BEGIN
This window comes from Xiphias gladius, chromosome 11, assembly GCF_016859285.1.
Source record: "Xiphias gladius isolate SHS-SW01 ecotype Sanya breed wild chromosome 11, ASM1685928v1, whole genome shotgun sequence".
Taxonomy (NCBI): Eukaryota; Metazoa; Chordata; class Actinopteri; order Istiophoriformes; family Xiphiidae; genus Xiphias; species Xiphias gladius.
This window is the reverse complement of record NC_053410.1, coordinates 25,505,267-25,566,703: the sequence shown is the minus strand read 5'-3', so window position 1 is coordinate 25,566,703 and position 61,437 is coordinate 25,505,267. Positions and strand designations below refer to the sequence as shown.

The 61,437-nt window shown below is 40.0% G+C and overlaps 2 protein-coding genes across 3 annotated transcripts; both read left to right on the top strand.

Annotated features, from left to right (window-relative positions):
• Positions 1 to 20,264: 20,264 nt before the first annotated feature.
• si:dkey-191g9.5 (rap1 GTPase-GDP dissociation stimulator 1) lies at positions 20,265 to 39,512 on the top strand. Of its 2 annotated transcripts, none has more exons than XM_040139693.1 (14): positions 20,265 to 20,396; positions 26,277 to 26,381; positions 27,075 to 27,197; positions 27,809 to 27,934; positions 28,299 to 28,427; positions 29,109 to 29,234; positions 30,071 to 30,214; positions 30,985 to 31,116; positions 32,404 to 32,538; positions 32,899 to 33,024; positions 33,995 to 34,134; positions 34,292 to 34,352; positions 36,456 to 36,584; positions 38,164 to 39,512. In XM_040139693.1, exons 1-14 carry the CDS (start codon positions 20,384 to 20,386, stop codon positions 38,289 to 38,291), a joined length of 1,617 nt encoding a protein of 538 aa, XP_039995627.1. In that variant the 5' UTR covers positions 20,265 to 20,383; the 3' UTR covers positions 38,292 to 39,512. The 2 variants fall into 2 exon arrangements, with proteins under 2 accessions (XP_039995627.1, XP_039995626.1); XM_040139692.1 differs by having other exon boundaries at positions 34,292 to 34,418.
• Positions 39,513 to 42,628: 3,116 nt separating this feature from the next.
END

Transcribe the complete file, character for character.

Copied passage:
This window comes from Xiphias gladius, chromosome 11, assembly GCF_016859285.1.
Source record: "Xiphias gladius isolate SHS-SW01 ecotype Sanya breed wild chromosome 11, ASM1685928v1, whole genome shotgun sequence".
Taxonomy (NCBI): Eukaryota; Metazoa; Chordata; class Actinopteri; order Istiophoriformes; family Xiphiidae; genus Xiphias; species Xiphias gladius.
This window is the reverse complement of record NC_053410.1, coordinates 25,505,267-25,566,703: the sequence shown is the minus strand read 5'-3', so window position 1 is coordinate 25,566,703 and position 61,437 is coordinate 25,505,267. Positions and strand designations below refer to the sequence as shown.

The 61,437-nt window shown below is 40.0% G+C and overlaps 2 protein-coding genes across 3 annotated transcripts; both read left to right on the top strand.

Annotated features, from left to right (window-relative positions):
• Positions 1 to 20,264: 20,264 nt before the first annotated feature.
• si:dkey-191g9.5 (rap1 GTPase-GDP dissociation stimulator 1) lies at positions 20,265 to 39,512 on the top strand. Of its 2 annotated transcripts, none has more exons than XM_040139693.1 (14): positions 20,265 to 20,396; positions 26,277 to 26,381; positions 27,075 to 27,197; positions 27,809 to 27,934; positions 28,299 to 28,427; positions 29,109 to 29,234; positions 30,071 to 30,214; positions 30,985 to 31,116; positions 32,404 to 32,538; positions 32,899 to 33,024; positions 33,995 to 34,134; positions 34,292 to 34,352; positions 36,456 to 36,584; positions 38,164 to 39,512. In XM_040139693.1, exons 1-14 carry the CDS (start codon positions 20,384 to 20,386, stop codon positions 38,289 to 38,291), a joined length of 1,617 nt encoding a protein of 538 aa, XP_039995627.1. In that variant the 5' UTR covers positions 20,265 to 20,383; the 3' UTR covers positions 38,292 to 39,512. The 2 variants fall into 2 exon arrangements, with proteins under 2 accessions (XP_039995627.1, XP_039995626.1); XM_040139692.1 differs by having other exon boundaries at positions 34,292 to 34,418.
• Positions 39,513 to 42,628: 3,116 nt separating this feature from the next.